Television serves up memorable police stories both sides of the Atlantic. The old ones are the best. Good plots, great characters and tales that were not too sentimental. The ingredients really worked. Many missed the mark, of course. There was a U.S. horror, the name escapes me, that was a musical. The detectives would burst into song, Broadway style, at crime scenes. Dancing was the order of the day, too. Talk about contaminating the crime scene! It bombed, deservedly, possibly because they couldn’t find an audience stupid enough to embrace it. I think I blocked the name out in service to good taste.
But when crime shows are good, they are very, very good. I have all-time favorites from both the U.K. and the U.S.
The Sweeney first aired in 1975. Sweeney Todd aka flying squad is cockney rhyming slang, best served up with an East London accent. The Flying Squad was a branch of the Metropolitan police which targeted violent crime and armed robbery.
(An ATM machine was recently installed in the City of London that speaks in Cockney. If it had been around earlier it could have given John Thaw and Dennis Waterman, the Sweeney’s two principals, a heads-up if the villains were having a laugh as they headed down to Heathrow, to catch a getaway flight.)
I never missed an episode of the hard-drinking, swift-punching, bottle-thrusting, crazy-driving masterpiece. The villains held their own too. There was no police protocol, to speak of, the coppers just punched the villains before making the arrest, or ran them over in their souped-up sedans, before retiring to the local hostelry for a swift whisky next to a tart with a heart, always played by a classically-trained actress, fresh from the National Theatre, who seemed to revel in the opportunity to be proper dirty, as they say in London town. That was the charm that led to real police saying it was completely believable! The real Commander of the Flying Squad got 8 years on July 7 1977, on five counts of corruption.
I think it even added to the mix for me when I met John Thaw, who played the outrageous Jack Regan, to find out he was painfully shy. He couldn’t have been further fromRegan if he had tried, but then The Sweeney itself was totally out there. I don’t think even The Wire, for its day, ever takes the kind of risks The Sweeney did.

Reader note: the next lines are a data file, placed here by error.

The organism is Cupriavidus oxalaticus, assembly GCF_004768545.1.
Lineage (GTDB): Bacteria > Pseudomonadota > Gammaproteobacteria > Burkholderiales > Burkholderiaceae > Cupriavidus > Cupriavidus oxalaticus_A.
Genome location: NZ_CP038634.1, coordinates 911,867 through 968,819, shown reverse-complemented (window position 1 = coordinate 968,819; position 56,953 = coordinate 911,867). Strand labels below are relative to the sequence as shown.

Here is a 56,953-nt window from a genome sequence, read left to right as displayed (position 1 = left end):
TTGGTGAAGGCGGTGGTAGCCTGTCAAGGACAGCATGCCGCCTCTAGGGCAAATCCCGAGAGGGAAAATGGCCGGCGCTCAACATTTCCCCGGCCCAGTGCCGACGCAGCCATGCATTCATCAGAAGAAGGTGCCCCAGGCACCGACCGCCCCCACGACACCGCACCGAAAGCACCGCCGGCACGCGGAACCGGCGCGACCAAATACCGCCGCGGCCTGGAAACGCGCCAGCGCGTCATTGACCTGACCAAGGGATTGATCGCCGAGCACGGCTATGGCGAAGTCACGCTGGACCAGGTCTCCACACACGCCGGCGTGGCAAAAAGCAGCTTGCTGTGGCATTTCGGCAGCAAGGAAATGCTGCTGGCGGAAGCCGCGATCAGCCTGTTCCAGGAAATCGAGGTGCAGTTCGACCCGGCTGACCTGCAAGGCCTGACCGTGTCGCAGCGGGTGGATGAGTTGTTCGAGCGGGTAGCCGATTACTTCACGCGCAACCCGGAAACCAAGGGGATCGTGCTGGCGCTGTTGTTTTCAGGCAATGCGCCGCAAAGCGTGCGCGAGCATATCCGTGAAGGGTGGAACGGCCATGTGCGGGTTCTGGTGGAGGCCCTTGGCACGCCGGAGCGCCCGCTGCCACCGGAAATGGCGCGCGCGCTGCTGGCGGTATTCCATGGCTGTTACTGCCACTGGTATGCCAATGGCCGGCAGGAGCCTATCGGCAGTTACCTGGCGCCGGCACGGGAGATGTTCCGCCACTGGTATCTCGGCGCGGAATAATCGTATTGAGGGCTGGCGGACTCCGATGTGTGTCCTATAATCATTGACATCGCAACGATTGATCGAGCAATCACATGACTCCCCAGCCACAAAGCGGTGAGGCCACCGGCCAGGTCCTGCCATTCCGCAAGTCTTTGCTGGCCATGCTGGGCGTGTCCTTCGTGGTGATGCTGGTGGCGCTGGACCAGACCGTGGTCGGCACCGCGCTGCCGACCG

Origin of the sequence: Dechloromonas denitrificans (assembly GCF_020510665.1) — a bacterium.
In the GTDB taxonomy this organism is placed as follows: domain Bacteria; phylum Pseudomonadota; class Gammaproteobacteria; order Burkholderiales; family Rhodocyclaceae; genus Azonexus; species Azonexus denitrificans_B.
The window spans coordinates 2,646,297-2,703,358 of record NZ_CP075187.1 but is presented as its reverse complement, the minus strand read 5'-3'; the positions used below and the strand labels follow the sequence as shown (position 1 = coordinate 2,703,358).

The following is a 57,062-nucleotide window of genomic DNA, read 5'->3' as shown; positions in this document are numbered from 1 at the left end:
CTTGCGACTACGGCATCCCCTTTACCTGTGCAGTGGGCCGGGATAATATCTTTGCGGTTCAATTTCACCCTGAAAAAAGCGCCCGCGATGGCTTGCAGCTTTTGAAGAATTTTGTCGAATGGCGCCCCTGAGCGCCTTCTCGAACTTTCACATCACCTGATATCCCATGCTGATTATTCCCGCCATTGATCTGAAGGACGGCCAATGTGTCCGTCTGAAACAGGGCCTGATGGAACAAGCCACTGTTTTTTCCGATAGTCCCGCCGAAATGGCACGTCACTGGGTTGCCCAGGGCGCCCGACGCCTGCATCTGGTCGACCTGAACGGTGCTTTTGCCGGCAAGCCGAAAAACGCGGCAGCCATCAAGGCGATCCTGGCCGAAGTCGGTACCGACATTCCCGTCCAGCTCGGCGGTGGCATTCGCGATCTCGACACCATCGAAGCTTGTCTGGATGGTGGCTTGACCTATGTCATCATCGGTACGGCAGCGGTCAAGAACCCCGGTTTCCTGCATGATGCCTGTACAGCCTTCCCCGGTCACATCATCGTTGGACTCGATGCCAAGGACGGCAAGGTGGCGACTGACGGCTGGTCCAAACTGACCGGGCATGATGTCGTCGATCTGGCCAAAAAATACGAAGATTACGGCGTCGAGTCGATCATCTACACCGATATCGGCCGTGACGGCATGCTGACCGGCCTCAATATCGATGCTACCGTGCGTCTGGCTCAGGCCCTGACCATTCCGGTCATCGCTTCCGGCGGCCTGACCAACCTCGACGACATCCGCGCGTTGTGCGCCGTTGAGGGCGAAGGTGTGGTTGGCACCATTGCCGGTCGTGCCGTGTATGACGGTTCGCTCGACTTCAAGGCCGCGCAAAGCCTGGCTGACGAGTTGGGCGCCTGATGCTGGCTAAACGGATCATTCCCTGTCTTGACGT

My other all-time favorite, from this side of the Atlantic, is NYPD Blue. It still has, for me, the best scene I have ever seen in a TV show. A woman reacting to the terrible news that her son has been found up an alley with a knife in his back, looks blankly at the bearer of the bad news. Then, she summons him over to the window and points quietly at the family car and says, “Who will wash that now? That was his job.” It was real class. I have lost count of the number of actors and actresses throwing themselves around the room, streaming tears, beating their chests, attacking the cat, stomping the dog, and so on. Real people do not tend to react to heart-stopping news like that. Actors and actresses, trying to show their “chops” do.
Imagine my pleasure when I landed my first gig on a British police television show. It was The Bill, and I was a plainclothes detective. I was in heaven. I still remember the first words I spoke on the show “He’s not here, guv!” The show had no music, and was filmed in real-time, and only from the perspective of the police or the victims, not the villains. They changed it after years of a winning formula, and it aired for the final time in August, 2010. Like a corpse in the Thames, or the East River, some things are best left untouched.
And, I admit, I do remember the name of that musical show now. It was called Cop Rock. Spawned by Steven Bochco, who was also responsible for NYPD Blue and Hill Street Blues, on what was obviously an off-day. We all have them. It is just that most of ours are not usually so public. Too harsh? I still can’t erase the image of Hispanic suspects singing, en masse, “We’re the local color with the coppertone skin.” That alone should have rocketed it from No. 8 to a more deserved No. 1 in TV Guide’s Top 50 worst TV shows of all time. Bochco should have watched more episodes of The Sweeney.
Dirk Robertson is a Scots thriller writer, currently in Virginia where he is promoting literacy and art projects for young gang members. When not writing, tweeting, or blogging on the Mystery Writers of America website, he designs and knits clothes and handbags from recycled rubbish.